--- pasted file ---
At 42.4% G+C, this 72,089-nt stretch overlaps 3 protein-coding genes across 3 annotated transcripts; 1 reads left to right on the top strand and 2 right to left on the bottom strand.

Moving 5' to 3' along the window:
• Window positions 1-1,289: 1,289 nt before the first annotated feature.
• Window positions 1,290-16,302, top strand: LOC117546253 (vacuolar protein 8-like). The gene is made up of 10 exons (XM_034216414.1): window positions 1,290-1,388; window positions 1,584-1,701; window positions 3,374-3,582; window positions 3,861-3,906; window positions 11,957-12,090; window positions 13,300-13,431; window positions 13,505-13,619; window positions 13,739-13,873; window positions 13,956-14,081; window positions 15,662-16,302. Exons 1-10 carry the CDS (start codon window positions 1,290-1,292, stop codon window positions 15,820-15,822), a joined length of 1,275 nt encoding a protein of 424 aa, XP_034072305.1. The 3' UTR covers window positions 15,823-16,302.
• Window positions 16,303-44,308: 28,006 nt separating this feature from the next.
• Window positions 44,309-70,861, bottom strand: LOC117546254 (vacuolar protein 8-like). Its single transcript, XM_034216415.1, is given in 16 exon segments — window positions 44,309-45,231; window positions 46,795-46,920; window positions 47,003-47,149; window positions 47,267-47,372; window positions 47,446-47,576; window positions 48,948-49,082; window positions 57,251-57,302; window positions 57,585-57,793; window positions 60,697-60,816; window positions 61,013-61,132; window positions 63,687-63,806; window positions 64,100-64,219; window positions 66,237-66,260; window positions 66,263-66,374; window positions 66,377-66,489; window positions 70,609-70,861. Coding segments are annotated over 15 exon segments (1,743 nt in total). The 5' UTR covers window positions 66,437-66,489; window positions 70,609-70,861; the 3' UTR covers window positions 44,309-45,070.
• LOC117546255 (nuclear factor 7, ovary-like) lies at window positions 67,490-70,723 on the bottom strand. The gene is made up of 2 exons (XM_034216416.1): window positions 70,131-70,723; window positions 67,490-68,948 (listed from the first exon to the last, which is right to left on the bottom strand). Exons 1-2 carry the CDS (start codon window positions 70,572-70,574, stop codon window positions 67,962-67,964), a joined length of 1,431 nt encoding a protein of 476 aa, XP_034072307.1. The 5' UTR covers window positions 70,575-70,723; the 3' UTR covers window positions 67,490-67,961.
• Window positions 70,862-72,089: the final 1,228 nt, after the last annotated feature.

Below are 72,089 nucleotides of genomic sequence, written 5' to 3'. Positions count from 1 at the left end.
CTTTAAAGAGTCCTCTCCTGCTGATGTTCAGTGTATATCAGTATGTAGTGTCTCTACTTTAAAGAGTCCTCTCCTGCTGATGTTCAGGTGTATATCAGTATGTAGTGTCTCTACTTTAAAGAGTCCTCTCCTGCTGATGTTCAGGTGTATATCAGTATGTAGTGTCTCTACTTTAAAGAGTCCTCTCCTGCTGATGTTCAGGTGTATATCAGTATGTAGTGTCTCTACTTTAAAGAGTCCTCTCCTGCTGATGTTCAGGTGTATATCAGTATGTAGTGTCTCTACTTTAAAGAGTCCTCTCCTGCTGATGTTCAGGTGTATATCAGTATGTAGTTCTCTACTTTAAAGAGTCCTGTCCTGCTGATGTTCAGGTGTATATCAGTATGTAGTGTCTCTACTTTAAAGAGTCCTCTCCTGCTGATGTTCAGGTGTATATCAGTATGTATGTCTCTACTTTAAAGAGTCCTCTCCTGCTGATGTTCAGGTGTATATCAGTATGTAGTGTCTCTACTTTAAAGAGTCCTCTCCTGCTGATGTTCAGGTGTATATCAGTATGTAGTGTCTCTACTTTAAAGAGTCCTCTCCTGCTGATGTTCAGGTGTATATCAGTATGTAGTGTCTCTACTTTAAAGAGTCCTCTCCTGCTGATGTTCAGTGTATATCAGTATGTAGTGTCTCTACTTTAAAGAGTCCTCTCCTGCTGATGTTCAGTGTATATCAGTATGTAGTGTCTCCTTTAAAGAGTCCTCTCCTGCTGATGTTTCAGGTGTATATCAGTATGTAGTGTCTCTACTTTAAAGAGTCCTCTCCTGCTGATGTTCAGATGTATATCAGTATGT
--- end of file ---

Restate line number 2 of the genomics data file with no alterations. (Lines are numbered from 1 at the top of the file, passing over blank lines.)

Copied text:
Moving 5' to 3' along the window: